Monday, November 06, 2006

Preaching: Doctrine AND Application

I have often wondered if when people look at what the content of preaching should be if we miss the obviousness of scripture. It seems that people either preach nothing but application, or the “What to do” and How to do” sermons, or they are simply preaching nothing but doctrine. More reformed minded churches tend to fall on the doctrine side of the fence and I think that much of this is in reaction to the doctrineless preaching of much of evangelicalism. Many in Evangelical churches in a need to try and be relevant and less doctrinaire stick to simply handing down how to tips. Both sides of this spectrum are missing the point of scripture, that of lives being changed by the Word of God leading to God glorifying lives.

When one looks at the letters Paul writes, for example, he often starts with the state of affairs that he is addressing and gives a context that he is writing from. From there he goes on to give a doctrinal stance on the situation and in so doing fashions this doctrine around the cross. He then goes on to give application or how this doctrine will look in real life. We see this even in a highly doctrine laden letter such as Romans as well as in a letter such as Galatians.

From the example of Paul I think that preaching should reveal all three aspects for the listener to leave with a correct understating of scripture. If the preaching is wholly about application then the listener, Christian or not, will probably leave trying simply to follow a set of guidelines they were given. If the preaching is simply doctrinal the listener will leave with lots of head knowledge but no idea of how to use that knowledge. I am sure there are those that may argue for either side as being correct but I think that there is a better way.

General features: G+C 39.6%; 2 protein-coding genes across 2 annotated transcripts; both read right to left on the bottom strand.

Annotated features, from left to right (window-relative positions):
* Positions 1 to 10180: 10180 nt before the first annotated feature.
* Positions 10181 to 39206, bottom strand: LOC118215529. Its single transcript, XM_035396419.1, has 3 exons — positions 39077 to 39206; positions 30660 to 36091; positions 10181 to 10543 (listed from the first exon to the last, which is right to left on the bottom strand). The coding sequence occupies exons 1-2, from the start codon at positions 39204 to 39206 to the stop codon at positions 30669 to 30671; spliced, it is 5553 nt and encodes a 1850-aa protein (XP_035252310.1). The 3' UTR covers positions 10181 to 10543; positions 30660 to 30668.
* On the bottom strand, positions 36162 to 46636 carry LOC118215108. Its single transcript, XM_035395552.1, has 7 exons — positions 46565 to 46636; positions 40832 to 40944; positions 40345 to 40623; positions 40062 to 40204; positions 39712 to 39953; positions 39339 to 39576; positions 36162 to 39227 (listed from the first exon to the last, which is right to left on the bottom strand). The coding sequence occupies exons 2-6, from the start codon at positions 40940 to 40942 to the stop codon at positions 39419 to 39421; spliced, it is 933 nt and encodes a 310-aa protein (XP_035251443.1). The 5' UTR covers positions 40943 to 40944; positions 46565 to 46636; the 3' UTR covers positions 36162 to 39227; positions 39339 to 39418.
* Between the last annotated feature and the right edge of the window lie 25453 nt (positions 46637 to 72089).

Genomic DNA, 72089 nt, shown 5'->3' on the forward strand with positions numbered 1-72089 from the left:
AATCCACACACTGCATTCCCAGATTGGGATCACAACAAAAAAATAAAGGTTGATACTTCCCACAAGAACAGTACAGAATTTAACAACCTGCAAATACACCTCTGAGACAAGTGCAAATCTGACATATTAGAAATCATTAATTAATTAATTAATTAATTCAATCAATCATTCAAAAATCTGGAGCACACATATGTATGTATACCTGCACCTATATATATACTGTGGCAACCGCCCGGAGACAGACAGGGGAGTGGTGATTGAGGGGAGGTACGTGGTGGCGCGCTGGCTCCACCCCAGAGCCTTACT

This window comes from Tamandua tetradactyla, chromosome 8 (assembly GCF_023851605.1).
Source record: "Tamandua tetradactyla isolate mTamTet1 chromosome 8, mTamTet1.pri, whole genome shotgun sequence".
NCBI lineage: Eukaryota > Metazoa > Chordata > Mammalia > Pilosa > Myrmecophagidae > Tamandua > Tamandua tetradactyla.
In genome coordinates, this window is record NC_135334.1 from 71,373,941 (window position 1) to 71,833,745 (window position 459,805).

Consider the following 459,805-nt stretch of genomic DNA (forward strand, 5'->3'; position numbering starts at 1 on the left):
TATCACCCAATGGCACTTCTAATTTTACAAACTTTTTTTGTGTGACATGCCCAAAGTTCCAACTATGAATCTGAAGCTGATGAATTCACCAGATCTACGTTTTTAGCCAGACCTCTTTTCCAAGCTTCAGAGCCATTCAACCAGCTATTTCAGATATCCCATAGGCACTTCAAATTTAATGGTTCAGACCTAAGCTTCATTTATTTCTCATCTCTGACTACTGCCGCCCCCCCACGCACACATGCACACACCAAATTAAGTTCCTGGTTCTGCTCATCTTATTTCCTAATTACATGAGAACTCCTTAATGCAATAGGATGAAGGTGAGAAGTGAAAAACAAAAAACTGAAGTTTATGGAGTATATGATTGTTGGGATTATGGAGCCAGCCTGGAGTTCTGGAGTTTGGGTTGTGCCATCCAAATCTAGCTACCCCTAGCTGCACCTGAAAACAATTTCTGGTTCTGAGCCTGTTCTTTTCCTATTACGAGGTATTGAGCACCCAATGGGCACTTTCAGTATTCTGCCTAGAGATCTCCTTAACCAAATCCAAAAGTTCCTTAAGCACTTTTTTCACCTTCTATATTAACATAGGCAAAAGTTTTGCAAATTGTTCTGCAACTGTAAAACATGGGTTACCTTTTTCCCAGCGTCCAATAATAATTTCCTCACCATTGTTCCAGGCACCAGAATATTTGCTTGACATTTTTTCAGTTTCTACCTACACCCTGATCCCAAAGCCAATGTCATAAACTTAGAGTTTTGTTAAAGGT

That better way is to show the passage of scripture in light of the cross and the power of it for the believer. This is not some mystical power but the actual power that Christ delivers by the renewing of the mind and heart for the believer. From the cross we then move to the place the passage holds in a believer’s life from a doctrinal perspective. This can take many forms with some passages being more doctrinal and less applicational while others are the other way around. Once the foundation of doctrine has been laid the message should then move to how this will look in the life of the believer or how the doctrine is to be applied.

There may be some that would see telling people how to live as being legalistic. Now this would be true if we stray from scripture but if we stick to scripture then the claim of legalism is not valid. Paul often told people how they were to live and the eternal consequences of not living as he claimed, by the inspiration of God, they should. The issue here is not about rules and regulations but about how God’s word is displayed through the Christians lives. I agree that there is a danger of people ignoring the fact that we can do nothing apart from Christ but the fact that people may take things wrong is not a reason to avoid the subject. If we are diligent to constantly help people see the hopelessness of trying to do anything apart from the power of Christ we will in the end help them rely more on Christ and less on self and at the same time help those we lead to live God glorifying lives.

If the goal of preaching is to glorify God then it needs to do so in more than just words but in the lives of those we preach to. Application without the cross is legalism but the cross with out works is no better. Actually, can there be the cross without works, not if you read James?

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